If you're talking economics in Russia these days, you won't be able to avoid the matter of digital currency.
Leading online Russian news agency Lenta.ru’s economy lead on November 20 made no bones about the issue. “What will help Russia escape its oil dependence?” asked the headline. The vaunted solution: digital currencies.
Yet, despite Vice’s recent assertion that Russia has gone “all-in” on digital currencies, the Kremlin continues to deliver mixed messages. On the one hand, government officials will not stop berating digital currencies, claiming that they are the tools of money launderers and terrorists. But there are also signs that Russia might just be on the verge of embracing digital currencies – on an unprecedented scale.
Cause for concern?
Where does the negativity stem from? Well, for a start, the country’s Central Bank recently warned of “serious concerns over the risks of digital currencies,” claiming that terrorists can exploit them to their own ends, and berating “the highly volatile nature of the crypto-currency market.”
Officials have vowed that they will issue a comprehensive set of regulations before the year is out, and the Duma’s head of IT Leonid Levin said in September, "In a country where millions have suffered from pyramid schemes, we should not allow citizens to sell their apartments to make cryptocurrency investments."
Last month, the central bank even said it would move to block access to online digital currency exchanges, and called bitcoin and other currencies “dubious.”
Glass half full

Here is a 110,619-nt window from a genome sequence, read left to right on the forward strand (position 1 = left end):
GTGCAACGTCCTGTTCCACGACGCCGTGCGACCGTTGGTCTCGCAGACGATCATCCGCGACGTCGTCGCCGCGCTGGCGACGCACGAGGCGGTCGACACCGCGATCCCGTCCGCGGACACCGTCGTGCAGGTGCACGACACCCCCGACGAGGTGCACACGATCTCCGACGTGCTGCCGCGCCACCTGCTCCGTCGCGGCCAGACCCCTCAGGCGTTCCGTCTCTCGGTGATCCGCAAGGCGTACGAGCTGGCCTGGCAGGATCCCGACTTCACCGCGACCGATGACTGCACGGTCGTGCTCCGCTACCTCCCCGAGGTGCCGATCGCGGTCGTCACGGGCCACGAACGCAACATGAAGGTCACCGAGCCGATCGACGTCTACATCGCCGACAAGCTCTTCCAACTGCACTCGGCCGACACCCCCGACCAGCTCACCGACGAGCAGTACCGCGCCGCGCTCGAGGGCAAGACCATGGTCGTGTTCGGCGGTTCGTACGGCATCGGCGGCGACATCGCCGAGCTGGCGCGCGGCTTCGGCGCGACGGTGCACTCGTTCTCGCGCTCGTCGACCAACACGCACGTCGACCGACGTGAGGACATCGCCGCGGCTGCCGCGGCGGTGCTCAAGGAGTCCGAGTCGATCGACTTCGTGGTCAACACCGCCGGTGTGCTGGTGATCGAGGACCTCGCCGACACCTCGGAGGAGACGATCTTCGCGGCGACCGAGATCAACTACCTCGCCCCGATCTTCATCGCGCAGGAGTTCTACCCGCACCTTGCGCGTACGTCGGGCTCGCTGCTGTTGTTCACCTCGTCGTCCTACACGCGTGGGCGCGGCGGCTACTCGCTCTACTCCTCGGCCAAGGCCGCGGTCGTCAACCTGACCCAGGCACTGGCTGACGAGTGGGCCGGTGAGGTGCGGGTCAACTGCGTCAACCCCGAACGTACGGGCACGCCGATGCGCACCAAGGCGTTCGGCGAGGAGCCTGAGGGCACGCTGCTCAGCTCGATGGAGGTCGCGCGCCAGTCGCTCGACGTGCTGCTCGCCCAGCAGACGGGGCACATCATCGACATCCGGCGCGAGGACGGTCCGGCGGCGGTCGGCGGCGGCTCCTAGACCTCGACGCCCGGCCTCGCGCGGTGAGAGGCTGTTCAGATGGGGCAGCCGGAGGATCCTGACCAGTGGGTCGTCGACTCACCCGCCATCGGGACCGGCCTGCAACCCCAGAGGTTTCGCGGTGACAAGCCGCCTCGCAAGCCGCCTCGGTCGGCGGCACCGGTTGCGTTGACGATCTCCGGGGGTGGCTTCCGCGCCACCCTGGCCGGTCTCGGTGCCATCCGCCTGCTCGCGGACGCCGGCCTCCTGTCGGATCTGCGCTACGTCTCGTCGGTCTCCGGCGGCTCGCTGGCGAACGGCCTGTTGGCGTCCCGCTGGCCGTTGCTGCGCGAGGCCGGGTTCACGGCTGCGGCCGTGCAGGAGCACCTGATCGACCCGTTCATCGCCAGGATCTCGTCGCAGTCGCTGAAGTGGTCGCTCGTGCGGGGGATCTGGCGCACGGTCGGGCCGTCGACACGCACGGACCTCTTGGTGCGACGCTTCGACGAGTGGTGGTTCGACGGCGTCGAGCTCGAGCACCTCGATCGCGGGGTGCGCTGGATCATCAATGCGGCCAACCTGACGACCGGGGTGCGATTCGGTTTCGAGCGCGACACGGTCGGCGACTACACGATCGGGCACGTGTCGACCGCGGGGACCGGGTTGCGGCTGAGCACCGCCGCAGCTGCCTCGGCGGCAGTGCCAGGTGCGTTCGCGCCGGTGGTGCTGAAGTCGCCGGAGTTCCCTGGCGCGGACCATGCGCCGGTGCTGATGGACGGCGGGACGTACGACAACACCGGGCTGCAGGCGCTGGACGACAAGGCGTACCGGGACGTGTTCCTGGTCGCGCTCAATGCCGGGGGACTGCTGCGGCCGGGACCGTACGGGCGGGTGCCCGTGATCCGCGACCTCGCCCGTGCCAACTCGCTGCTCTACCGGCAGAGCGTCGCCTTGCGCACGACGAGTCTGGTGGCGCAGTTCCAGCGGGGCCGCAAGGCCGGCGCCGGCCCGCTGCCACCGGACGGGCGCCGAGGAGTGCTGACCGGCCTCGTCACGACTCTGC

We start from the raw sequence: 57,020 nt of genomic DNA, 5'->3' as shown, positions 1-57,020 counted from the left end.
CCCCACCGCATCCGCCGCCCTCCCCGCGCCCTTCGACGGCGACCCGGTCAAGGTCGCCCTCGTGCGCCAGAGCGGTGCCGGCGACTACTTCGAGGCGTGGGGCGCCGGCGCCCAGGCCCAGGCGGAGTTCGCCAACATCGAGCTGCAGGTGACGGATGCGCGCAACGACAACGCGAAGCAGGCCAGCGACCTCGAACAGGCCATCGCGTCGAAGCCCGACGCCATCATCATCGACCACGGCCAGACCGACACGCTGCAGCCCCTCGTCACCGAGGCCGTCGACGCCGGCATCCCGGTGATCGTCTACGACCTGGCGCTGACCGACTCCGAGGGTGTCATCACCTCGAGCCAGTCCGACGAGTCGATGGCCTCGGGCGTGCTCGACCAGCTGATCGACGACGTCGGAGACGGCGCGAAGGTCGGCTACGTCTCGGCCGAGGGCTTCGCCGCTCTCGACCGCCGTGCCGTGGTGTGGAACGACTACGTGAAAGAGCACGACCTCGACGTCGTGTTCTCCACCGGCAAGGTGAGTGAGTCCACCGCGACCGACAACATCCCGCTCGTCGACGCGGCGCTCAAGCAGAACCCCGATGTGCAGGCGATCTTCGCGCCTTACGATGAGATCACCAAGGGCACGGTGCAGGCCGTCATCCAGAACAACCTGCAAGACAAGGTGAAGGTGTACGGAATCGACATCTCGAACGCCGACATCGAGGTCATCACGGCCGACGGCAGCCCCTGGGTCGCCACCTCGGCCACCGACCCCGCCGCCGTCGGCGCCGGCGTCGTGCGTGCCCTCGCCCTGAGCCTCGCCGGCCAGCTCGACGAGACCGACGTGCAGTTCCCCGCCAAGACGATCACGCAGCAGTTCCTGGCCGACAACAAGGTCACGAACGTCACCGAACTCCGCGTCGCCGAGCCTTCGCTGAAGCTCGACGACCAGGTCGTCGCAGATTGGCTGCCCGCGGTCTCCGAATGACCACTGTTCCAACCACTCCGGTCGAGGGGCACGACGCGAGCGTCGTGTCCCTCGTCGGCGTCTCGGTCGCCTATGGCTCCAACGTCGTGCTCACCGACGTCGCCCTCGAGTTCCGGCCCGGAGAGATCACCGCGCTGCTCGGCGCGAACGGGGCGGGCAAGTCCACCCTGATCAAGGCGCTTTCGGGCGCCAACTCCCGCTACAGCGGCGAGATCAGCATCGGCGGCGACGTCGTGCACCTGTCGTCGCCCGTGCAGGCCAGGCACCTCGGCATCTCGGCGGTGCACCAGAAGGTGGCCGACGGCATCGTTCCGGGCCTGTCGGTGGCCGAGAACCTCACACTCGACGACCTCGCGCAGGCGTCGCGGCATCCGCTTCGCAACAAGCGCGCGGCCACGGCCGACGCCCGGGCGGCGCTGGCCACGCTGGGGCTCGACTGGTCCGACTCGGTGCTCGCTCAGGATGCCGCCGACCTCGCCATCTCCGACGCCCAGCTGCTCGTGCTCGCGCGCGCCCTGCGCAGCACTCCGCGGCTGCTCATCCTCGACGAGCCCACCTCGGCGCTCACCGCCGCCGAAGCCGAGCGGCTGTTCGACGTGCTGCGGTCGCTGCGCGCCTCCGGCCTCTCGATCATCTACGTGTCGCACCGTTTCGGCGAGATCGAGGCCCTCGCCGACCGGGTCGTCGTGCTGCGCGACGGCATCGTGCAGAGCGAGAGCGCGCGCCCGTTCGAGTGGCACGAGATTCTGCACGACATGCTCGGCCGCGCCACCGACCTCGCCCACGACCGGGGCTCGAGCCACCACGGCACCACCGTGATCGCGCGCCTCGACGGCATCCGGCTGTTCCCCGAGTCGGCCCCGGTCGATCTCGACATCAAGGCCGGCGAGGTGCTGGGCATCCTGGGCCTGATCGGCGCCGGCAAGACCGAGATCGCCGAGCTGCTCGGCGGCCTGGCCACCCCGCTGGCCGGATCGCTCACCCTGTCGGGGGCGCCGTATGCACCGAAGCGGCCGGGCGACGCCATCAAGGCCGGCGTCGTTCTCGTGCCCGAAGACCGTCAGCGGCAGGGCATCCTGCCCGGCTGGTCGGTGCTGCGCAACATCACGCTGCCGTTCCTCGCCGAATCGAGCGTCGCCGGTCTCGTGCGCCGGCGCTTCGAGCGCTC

You could argue that shutting the door to digital currencies makes no real sense to Russia, a country that is quite publicly trying to find ways to reduce its well-publicized dependence on selling oil and gas.
Many claim that digital currency mining presents countries like Russia with a massive opportunity. As energy prices remain so low in Russia, Vladimir Putin and his aides are no doubt casting an eye at former Soviet states like Georgia, whose state-run bitcoin mining center is now the envy of all Central Asia. This success story appears to have them, “why aren’t we doing something like this?”
Russian Miner Coin, a venture that Bloomberg claims is run by one of Putin’s internet aides, is proposing to do just that. Dmitry Marinichev, Russia’s Internet Ombudsman of Russia and perhaps the most influential digital currency advocate in the country, has claimed that Russia “has the potential to reach up to a 30 percent share in global cryptocurrency mining in the future.”
Much has also been made of Putin’s recent meeting with the 23-year-old founder of Ethereum, Vitalik Buterin, with the Kremlin’s official website recounting that “Buterin spoke about the possibilities of using the technology he had developed in Russia," and adding that “the president supported the idea of establishing business contacts with potential Russian partners."
The country’s banks also seem very keen on Ethereum. Vnesh Econombank (VEB) announced it had begun work on an Ethereum-based project back in August, with Buterin himself turning up to sign an agreement with VEB chiefs.